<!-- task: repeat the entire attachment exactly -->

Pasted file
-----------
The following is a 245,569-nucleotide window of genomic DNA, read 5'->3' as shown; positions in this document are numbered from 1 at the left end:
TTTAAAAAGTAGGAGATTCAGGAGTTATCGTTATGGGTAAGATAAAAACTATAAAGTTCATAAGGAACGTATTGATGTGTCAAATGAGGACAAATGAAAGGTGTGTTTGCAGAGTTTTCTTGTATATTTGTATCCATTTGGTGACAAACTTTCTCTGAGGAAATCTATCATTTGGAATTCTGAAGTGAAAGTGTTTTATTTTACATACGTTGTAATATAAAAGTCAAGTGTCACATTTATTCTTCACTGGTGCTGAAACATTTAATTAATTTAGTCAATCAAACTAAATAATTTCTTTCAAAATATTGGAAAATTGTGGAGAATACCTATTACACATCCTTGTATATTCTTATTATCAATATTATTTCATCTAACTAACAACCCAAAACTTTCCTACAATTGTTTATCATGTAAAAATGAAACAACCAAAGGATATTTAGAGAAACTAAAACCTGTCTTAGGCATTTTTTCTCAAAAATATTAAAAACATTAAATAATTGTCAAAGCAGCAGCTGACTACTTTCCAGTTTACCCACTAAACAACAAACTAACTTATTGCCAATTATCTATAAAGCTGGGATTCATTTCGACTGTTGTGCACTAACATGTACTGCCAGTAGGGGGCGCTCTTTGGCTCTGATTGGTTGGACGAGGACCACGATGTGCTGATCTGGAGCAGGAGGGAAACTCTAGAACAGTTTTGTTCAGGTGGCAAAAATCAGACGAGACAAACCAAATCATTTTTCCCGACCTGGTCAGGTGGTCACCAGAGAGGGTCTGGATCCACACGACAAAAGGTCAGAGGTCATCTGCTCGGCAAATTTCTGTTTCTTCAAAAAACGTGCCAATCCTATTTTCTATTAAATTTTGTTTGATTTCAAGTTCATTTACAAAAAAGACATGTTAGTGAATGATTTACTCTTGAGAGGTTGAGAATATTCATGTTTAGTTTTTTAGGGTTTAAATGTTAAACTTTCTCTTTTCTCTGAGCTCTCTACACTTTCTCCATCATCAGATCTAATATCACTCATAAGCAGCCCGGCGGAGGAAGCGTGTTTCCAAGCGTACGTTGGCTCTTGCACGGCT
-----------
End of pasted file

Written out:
The following is a 245,569-nucleotide window of genomic DNA, read 5'->3' as shown; positions in this document are numbered from 1 at the left end:
TTTAAAAAGTAGGAGATTCAGGAGTTATCGTTATGGGTAAGATAAAAACTATAAAGTTCATAAGGAACGTATTGATGTGTCAAATGAGGACAAATGAAAGGTGTGTTTGCAGAGTTTTCTTGTATATTTGTATCCATTTGGTGACAAACTTTCTCTGAGGAAATCTATCATTTGGAATTCTGAAGTGAAAGTGTTTTATTTTACATACGTTGTAATATAAAAGTCAAGTGTCACATTTATTCTTCACTGGTGCTGAAACATTTAATTAATTTAGTCAATCAAACTAAATAATTTCTTTCAAAATATTGGAAAATTGTGGAGAATACCTATTACACATCCTTGTATATTCTTATTATCAATATTATTTCATCTAACTAACAACCCAAAACTTTCCTACAATTGTTTATCATGTAAAAATGAAACAACCAAAGGATATTTAGAGAAACTAAAACCTGTCTTAGGCATTTTTTCTCAAAAATATTAAAAACATTAAATAATTGTCAAAGCAGCAGCTGACTACTTTCCAGTTTACCCACTAAACAACAAACTAACTTATTGCCAATTATCTATAAAGCTGGGATTCATTTCGACTGTTGTGCACTAACATGTACTGCCAGTAGGGGGCGCTCTTTGGCTCTGATTGGTTGGACGAGGACCACGATGTGCTGATCTGGAGCAGGAGGGAAACTCTAGAACAGTTTTGTTCAGGTGGCAAAAATCAGACGAGACAAACCAAATCATTTTTCCCGACCTGGTCAGGTGGTCACCAGAGAGGGTCTGGATCCACACGACAAAAGGTCAGAGGTCATCTGCTCGGCAAATTTCTGTTTCTTCAAAAAACGTGCCAATCCTATTTTCTATTAAATTTTGTTTGATTTCAAGTTCATTTACAAAAAAGACATGTTAGTGAATGATTTACTCTTGAGAGGTTGAGAATATTCATGTTTAGTTTTTTAGGGTTTAAATGTTAAACTTTCTCTTTTCTCTGAGCTCTCTACACTTTCTCCATCATCAGATCTAATATCACTCATAAGCAGCCCGGCGGAGGAAGCGTGTTTCCAAGCGTACGTTGGCTCTTGCACGGCT